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Sep 24th, 2013, 02:37 PM
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I have narrow feet and Keens do fit a bit wide - I've never felt that they were not secure on my feet, but I do have extra room in them. That's nice in hot climates though since my feet tend to swell up when it is hot and humid.

If I was going to do any trekking, I would probably take the Keens as a secondary shoe - hiking boots for the actual hiking and then the Keens for getting in the water, wearing when airing my feet out in camp, etc. I haven't done jungle hiking much, but I do this when we hike in the sierras and the coast range here in CA - not for protection from snakes or anything, just because I want more support when doing any real hiking, but then if I want to go wade into a lake or stream, I want something on my feet so that I don't cut them on the rocks.
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Sep 26th, 2013, 04:44 PM
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I had the women's version of these sandals and at first I thought they were great. However, after wearing them a few times I had to get rid of them.

The problem for me is that heel strap (with the yellow stripe in the pic you linked to) is tightened by pulling the elastic lace that also tightens on the top of foot. I found that in order to get the heel tight enough that I didn't slide out the back, it was so tight on the top of my foot that the skin was pinched.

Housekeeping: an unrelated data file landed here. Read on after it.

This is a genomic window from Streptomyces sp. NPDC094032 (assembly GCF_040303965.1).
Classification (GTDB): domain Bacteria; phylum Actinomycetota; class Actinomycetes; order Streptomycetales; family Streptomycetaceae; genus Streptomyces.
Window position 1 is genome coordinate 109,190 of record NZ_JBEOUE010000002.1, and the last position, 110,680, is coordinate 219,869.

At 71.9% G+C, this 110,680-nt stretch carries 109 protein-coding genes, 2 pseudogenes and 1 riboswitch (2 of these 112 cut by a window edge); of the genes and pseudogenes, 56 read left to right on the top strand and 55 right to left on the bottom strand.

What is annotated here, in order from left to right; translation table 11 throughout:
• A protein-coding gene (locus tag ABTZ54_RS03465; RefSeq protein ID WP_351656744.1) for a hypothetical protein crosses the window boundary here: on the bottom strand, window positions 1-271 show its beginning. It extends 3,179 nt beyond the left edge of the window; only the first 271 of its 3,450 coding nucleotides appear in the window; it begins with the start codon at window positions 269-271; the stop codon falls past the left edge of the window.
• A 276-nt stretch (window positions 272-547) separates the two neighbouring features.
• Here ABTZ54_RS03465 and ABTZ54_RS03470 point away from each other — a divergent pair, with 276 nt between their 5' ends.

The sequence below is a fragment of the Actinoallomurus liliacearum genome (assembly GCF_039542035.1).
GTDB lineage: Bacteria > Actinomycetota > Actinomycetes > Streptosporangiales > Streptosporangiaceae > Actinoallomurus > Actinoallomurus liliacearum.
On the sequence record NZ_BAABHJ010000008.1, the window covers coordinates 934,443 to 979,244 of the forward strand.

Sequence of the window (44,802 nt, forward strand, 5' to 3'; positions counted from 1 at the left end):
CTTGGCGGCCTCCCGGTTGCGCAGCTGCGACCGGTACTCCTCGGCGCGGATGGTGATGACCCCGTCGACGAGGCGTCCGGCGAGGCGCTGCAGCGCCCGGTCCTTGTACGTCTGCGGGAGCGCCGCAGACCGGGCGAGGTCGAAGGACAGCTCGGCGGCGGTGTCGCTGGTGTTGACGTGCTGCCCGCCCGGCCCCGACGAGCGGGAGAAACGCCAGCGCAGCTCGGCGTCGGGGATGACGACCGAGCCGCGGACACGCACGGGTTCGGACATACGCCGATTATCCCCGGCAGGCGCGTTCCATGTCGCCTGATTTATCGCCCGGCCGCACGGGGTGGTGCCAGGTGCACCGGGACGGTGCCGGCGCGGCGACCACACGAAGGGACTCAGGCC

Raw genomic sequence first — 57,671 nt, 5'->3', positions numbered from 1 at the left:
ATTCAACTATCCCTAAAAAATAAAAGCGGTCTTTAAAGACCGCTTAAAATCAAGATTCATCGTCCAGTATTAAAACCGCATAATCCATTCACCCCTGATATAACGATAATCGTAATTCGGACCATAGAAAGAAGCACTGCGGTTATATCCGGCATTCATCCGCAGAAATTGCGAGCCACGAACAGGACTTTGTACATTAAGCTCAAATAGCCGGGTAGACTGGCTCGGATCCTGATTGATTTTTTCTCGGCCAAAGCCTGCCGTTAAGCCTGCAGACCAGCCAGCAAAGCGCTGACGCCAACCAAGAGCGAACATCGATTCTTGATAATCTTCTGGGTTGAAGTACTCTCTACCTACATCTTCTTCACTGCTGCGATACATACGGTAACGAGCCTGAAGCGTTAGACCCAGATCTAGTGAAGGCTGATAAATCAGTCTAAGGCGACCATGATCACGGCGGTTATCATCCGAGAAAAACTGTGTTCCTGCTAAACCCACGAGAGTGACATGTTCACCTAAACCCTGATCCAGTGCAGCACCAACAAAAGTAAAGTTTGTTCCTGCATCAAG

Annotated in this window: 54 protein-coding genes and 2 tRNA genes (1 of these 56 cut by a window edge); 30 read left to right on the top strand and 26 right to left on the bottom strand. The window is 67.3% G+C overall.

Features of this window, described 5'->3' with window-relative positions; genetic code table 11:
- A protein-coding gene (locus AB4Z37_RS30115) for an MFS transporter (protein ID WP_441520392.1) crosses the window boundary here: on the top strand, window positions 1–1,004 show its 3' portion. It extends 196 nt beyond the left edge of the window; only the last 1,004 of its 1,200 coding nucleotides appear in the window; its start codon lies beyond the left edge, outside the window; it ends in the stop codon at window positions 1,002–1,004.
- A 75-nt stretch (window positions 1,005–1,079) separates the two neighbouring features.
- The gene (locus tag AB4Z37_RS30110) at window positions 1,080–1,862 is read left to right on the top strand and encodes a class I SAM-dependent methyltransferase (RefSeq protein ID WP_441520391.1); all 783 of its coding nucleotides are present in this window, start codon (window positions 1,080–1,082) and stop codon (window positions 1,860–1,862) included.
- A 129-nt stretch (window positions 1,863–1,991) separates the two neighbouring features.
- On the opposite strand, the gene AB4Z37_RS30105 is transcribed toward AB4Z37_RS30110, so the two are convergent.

I replaced them with a pair that has separate heel and lace tightening and am much happier.
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Sep 26th, 2013, 04:45 PM
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Actually, looking closer at the pic, these may not be open-heeled, so may not have the same problem as mine, with the open heel, did.
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Sep 27th, 2013, 08:57 AM
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I'm still deliberating over buying these Keen shoes I talked about in my OP or to buy a pair of trail/walking shoes instead.

Yes they will be definitely a lot hotter on my foot to wear that's the downside but I am thinking it a closes shoe, it saves any issues whilst on a trek(whether that be a day long trek or for a few days) with any bugs and any other surprises lurking about.

I'm not going on a heavy trekking expedition or anything like that but I would like to give myself the option of signing up to short trekking trips whilst I'm out there if I so choose.